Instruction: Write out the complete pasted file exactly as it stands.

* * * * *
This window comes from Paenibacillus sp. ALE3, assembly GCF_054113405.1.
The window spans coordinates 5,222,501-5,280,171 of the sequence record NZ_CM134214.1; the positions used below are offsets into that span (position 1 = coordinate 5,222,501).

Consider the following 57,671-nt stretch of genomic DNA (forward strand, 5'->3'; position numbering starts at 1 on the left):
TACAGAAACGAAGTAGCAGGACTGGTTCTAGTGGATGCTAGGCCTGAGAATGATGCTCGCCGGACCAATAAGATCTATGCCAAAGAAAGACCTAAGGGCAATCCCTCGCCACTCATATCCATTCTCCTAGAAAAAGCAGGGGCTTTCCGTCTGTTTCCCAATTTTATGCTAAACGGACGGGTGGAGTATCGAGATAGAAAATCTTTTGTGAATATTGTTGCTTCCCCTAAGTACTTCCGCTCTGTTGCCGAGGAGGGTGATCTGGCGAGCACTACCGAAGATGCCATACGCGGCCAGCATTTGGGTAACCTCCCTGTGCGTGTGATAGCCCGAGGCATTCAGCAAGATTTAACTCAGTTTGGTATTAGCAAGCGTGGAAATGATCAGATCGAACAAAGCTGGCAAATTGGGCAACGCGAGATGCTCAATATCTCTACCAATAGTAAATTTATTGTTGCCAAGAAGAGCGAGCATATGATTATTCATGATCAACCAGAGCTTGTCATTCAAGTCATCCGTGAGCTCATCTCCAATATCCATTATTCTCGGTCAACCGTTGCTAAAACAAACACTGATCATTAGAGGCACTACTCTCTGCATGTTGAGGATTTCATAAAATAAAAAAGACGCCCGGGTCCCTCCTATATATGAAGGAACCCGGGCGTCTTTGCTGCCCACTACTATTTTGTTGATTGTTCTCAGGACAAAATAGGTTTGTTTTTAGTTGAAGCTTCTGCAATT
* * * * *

This window comes from Paenibacillus sp. ALE3, assembly GCF_054113405.1.
The window spans coordinates 5,222,501-5,280,171 of the sequence record NZ_CM134214.1; the positions used below are offsets into that span (position 1 = coordinate 5,222,501).

Consider the following 57,671-nt stretch of genomic DNA (forward strand, 5'->3'; position numbering starts at 1 on the left):
TACAGAAACGAAGTAGCAGGACTGGTTCTAGTGGATGCTAGGCCTGAGAATGATGCTCGCCGGACCAATAAGATCTATGCCAAAGAAAGACCTAAGGGCAATCCCTCGCCACTCATATCCATTCTCCTAGAAAAAGCAGGGGCTTTCCGTCTGTTTCCCAATTTTATGCTAAACGGACGGGTGGAGTATCGAGATAGAAAATCTTTTGTGAATATTGTTGCTTCCCCTAAGTACTTCCGCTCTGTTGCCGAGGAGGGTGATCTGGCGAGCACTACCGAAGATGCCATACGCGGCCAGCATTTGGGTAACCTCCCTGTGCGTGTGATAGCCCGAGGCATTCAGCAAGATTTAACTCAGTTTGGTATTAGCAAGCGTGGAAATGATCAGATCGAACAAAGCTGGCAAATTGGGCAACGCGAGATGCTCAATATCTCTACCAATAGTAAATTTATTGTTGCCAAGAAGAGCGAGCATATGATTATTCATGATCAACCAGAGCTTGTCATTCAAGTCATCCGTGAGCTCATCTCCAATATCCATTATTCTCGGTCAACCGTTGCTAAAACAAACACTGATCATTAGAGGCACTACTCTCTGCATGTTGAGGATTTCATAAAATAAAAAAGACGCCCGGGTCCCTCCTATATATGAAGGAACCCGGGCGTCTTTGCTGCCCACTACTATTTTGTTGATTGTTCTCAGGACAAAATAGGTTTGTTTTTAGTTGAAGCTTCTGCAATT